After a year off from building a garden at the RHS Chelsea Flower Show, we’re back again. This year, we’re working with garden designer Helen Elks-Smith to build her first Main Avenue garden for Warner Edwards Distillery.
Helen approached us last year and outlined her design to us – a garden inspired by the natural springs and aquifers at Falls Farm in Northamptonshire, home to Warner Edwards Distillery, featuring a complex series of water features flowing in and out of drystone walls. The central pavilion, designed with Frank Lloyd Wright’s famous Fallingwater in mind, will feature floating cantilevered roofs and protruding water rills, whilst more water will flow down a central chimney through a string of copper ‘fins’ before disappearing into the ground.
The design is stunning, but my thoughts immediately turned to the complicated structures and techniques that we will need to create it, not least the amount of steel work that will be required to hold the cantilevered roofs that need to be completely hidden behind the drystone walls.
A few months on and we’ve assembled a team of experts to master the challenge and ensure that the finished garden fits with Helen’s vision. David Shaw from PAD architects is helping to turn the structure into a viable building, while structural engineer Lee Stidolph from Constructure will help bring it to life. Water expert Andrew Ewing will consult on the multiple water features to make sure they appear exactly as Helen envisaged.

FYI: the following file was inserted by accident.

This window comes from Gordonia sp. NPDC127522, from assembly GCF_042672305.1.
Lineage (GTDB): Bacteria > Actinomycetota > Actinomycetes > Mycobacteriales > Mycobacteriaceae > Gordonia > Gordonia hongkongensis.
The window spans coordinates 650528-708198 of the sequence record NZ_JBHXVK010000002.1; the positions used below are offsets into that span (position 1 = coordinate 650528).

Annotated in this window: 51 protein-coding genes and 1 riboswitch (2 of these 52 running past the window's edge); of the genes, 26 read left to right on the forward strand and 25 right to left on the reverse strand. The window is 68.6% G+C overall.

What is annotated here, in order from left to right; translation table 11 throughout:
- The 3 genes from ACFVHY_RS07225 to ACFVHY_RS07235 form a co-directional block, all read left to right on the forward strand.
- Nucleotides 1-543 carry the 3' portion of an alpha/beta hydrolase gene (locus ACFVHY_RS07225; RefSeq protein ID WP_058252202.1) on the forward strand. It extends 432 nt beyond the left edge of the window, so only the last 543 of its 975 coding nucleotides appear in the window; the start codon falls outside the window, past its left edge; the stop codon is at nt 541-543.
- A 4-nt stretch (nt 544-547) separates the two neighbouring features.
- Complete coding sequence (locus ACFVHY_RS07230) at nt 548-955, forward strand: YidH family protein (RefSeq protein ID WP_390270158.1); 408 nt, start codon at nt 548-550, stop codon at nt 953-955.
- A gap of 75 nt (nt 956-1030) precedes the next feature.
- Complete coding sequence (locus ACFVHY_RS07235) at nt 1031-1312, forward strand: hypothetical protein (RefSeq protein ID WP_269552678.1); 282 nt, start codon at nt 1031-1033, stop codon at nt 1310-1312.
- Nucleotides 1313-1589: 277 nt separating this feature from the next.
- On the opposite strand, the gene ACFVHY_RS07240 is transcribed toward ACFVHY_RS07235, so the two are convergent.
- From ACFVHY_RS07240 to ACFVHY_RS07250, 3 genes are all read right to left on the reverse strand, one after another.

Artist Wendy Newhofer is working on a glass wall which we are currently looking at to find ways of suspending it within the building, and bespoke furniture, designed by Helen, is already in construction by a team of master craftsmen at Jack Badger.
With so many complex elements to build, much of the construction will take place off-site to ensure enough time is allowed for planting, another element that is not without its challenges this year amid uncertainty about plant passports. Fortunately, Helen’s plants have all been imported safely and the trees, hedges and specimen shrubs are now being grown on by Deepdale, while Rosy Hardy is growing the remaining plant stock. Planting will be in four zones including a living roof on the cantilevered building so we must ensure we complete all our projects in time to allow the planting team to move in.
Earlier in the year, we visited Glebe Quarry in Lincolnshire to help select a distinctive weathered blue-brown limestone that we will use to make the drystone walls and paving. More on that, and a colossal amount of steel, in my next post.